Sarandos continued his praise of Millar, and teased the type of content that Netflix would produce out of this acquisition:Millar runs Millarworld with his wife, Lucy Millar. He started the publishing company in 2004, which has since gone on to create 18 franchises. Wanted, Kick-Ass and Kingsman have been adapted for the big screen to varying degrees of success, though together the films have grossed $1 billion at the global box office.“Mark has created a next-generation comics universe, full of indelible characters living in situations people around the world can identify easily with. We look forward to creating new Netflix Originals from several existing franchises as well as new super-hero, anti-hero, fantasy, sci-fi and horror stories Mark and his team will continue to create and publish.”
Millar wrote on his website that he’s taking a hiatus from producing new comics to fly to Los Angeles and “strategise the next steps… you’ll be hearing about each fascinating turn when I’m allowed to share it.”
I’m not hugely familiar with the works from Millarworld, having only seen the silver screen adaptations of Wanted, Kick-Ass and Kingsman. Netflix does seem like an appropriate home for graphic, boundary-pushing comics like those mentioned above, though I feel like some of the success of Kick-Ass and Kingsman can be attributed to the directorial flair of Matthew Vaughn, who took a lot of creative liberties with his adaptations of the properties. We’ll see if this is the beginning of Netflix’s journey to becoming a studio that can rival Warner Bros. or Disney, which currently dominate the superhero landscape in both the big and small screens.
THR AUGUST 08, 2017:Michelle Castillo wrote:
- Disney announced during its latest earnings report it intends to pull all its movies from Netflix
- It also will launch an ESPN video streaming service in early 2018, including MLB, NHL and MLS content.
- There's also plans to launch a branded Disney direct to consumer streaming service in 2019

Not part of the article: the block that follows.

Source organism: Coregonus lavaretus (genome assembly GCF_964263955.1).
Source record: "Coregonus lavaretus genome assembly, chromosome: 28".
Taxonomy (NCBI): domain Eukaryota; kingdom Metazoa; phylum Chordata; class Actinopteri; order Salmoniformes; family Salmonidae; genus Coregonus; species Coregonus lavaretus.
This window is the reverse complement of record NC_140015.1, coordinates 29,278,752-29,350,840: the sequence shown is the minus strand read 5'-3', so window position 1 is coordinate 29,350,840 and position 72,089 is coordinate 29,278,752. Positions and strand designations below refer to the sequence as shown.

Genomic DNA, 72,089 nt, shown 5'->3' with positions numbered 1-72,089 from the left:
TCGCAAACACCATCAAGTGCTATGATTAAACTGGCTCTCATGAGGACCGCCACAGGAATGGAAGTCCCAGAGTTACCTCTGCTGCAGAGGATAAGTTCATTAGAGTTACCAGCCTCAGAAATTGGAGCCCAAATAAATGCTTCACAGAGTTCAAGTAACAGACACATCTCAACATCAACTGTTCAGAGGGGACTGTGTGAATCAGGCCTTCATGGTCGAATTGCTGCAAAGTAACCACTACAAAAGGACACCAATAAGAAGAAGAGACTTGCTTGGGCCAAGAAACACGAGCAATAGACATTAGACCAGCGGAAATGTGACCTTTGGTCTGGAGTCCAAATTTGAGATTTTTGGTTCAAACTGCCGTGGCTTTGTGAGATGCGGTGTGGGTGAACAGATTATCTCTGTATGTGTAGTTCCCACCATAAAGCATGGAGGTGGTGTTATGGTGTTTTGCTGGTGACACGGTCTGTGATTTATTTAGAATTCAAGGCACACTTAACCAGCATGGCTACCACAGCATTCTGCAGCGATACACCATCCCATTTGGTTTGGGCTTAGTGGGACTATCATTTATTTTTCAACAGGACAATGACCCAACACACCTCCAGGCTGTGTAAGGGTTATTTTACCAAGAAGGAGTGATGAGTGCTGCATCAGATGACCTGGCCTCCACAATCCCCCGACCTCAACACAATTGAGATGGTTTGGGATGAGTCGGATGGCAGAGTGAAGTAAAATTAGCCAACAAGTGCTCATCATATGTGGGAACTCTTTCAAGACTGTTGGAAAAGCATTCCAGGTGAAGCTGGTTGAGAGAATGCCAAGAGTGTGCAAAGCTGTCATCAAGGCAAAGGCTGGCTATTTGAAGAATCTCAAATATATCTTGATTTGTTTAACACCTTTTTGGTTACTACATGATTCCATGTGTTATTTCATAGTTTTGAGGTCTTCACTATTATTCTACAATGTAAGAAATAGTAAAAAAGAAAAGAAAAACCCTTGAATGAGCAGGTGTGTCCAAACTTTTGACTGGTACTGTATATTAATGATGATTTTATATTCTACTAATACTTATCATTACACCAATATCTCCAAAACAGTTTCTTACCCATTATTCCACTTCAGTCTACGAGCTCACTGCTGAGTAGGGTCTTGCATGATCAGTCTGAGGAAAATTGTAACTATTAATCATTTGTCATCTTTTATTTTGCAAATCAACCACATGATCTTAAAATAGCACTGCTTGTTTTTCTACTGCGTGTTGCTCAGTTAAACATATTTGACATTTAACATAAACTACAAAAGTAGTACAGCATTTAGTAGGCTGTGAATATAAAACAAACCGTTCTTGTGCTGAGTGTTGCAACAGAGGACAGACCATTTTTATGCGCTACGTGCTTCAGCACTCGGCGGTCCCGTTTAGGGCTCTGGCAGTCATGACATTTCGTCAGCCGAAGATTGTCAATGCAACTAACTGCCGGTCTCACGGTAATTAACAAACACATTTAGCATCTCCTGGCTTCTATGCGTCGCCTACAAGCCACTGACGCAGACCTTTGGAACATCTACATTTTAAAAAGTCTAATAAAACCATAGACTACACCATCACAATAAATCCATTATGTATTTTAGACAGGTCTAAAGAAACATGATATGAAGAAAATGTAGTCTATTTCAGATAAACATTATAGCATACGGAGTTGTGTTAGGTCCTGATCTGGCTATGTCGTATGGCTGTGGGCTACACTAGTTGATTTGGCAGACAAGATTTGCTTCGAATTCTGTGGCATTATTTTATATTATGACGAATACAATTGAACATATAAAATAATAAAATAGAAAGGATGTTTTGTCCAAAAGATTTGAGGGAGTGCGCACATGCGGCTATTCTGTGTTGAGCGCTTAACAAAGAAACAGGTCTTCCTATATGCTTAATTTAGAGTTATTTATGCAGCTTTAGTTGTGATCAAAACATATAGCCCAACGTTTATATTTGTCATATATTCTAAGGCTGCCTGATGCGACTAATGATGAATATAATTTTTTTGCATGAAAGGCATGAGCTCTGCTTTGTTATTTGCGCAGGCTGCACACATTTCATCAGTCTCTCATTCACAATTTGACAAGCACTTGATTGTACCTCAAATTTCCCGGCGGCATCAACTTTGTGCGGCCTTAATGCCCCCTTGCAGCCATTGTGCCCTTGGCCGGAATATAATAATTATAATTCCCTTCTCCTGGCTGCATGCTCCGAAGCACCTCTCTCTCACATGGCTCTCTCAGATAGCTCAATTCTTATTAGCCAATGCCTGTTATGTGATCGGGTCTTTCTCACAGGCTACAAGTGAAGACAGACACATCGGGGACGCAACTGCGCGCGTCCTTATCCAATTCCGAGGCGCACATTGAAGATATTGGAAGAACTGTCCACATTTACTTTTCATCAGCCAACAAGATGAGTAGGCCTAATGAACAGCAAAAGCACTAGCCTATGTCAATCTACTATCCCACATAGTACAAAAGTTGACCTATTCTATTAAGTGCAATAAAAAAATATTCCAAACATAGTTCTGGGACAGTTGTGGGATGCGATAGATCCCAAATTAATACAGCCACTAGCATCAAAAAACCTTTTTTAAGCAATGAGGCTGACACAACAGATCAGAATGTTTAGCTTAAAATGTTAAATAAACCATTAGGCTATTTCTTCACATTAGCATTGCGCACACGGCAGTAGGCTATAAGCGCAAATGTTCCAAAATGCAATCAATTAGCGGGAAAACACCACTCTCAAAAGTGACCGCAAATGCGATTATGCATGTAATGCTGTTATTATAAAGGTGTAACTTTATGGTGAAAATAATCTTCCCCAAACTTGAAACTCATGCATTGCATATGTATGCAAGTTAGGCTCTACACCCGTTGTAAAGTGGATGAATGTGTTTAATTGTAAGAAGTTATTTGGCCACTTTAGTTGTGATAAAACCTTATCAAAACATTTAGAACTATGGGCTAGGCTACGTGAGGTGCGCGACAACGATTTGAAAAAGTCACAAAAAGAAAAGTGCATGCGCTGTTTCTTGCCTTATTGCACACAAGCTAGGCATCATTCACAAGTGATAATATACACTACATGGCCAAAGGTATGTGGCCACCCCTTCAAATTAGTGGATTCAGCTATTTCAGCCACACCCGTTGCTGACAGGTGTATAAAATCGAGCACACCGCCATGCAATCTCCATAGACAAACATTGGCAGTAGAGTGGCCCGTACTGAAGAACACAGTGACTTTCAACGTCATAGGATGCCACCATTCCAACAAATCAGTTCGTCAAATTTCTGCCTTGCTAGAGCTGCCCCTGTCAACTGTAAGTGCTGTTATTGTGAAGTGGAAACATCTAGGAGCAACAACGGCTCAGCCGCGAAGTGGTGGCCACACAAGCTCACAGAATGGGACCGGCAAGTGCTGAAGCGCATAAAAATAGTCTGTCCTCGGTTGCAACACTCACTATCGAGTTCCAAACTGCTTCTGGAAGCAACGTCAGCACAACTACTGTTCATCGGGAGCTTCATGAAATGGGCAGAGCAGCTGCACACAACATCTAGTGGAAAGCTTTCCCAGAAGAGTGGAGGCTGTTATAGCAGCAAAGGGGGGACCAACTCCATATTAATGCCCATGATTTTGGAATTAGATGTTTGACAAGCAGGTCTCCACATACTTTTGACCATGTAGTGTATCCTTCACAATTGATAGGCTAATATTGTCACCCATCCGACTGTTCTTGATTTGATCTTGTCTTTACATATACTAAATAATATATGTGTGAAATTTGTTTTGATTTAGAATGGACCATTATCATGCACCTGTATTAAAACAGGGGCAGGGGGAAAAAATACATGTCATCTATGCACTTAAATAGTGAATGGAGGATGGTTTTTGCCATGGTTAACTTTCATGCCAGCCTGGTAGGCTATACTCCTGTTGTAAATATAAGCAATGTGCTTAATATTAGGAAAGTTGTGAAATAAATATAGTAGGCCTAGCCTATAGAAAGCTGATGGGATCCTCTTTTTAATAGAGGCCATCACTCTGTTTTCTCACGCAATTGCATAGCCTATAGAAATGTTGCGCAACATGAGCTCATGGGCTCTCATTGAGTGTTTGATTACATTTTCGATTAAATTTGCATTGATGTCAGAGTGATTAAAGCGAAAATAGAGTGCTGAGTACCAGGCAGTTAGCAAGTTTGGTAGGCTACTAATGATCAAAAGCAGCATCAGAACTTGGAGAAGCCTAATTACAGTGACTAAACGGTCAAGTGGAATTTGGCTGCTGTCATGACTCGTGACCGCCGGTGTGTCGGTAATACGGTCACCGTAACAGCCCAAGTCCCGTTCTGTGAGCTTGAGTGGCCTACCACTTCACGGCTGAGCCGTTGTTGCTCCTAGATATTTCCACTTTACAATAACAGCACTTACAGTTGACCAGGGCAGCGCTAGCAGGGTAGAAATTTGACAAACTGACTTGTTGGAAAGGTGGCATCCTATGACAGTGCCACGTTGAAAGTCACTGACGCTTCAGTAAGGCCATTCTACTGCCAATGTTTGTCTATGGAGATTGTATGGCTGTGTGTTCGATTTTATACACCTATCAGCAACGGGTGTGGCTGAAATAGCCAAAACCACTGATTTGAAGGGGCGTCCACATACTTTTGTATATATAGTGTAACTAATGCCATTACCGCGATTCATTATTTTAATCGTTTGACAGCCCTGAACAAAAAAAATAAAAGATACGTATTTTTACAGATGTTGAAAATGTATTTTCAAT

The company announced during its latest earnings report on Tuesday it intends to remove its movies from Netflix.
Instead, Disney plans to launch a branded direct-to-consumer streaming service in 2019 starting in the U.S. and expanding globally.
CEO Bob Iger told CNBC's Julia Boorstin Disney had a "good relationship" with Netflix, but decided to exercise an option to move its content off the platform. Movies to be removed include Disney as well as Pixar's titles, according to Iger. Netflix said Disney movies will be available through the end of 2018 on its platform. Marvel TV shows will remain.
The new platform will be the home for all Disney movies going forward, starting with the 2019 theatrical slate which includes "Toy Story 4," "Frozen 2," and the upcoming live-action "The Lion King." It will also be making a "significant investment" in exclusive movies and television series for the new platform.
The company will also launch its own ESPN video streaming service in early 2018. The platform, which will feature about 10,000 sporting events each year, will have content from the MLB, NHL, MLS, collegiate sports and tennis' Grand Slam events.
To power the services, Disney is buying a majority ownership of BAM Tech for $1.58 billion. Disney bought a 33 percent stake in the company, which was spun off from digital media company MLB Advanced Media, in August 2016.
"This represents a big strategic shift for the company," Iger said to CNBC. "We felt that having control of a platform we've been very impressed with after buying 33 percent of it a year ago would give us control of our destiny."
Netflix stock dropped more than 5 percent upon announcement of the news.
James Whitbrook wrote: UPDATE 08/08 5.45PM:
Speaking to the press on a media call in the wake of the announcement, Disney CEO Bob Iger noted that while Disney’s own movies would definitely move over to the new services, the rights of the Star Wars and Marvel films are still being decided—and in fact, those movies specifically could stay exclusive to a place like Netflix
i assume you're referring to The Munsters. at least it's obvious from the start how bad it's gonna be, so you're not sitting there wondering if it's gonna get better. because it definitely is not gonna get better. i actually "watched" the whole thing, by which i mean, let it keep running in the background while i scrolled on my iphone.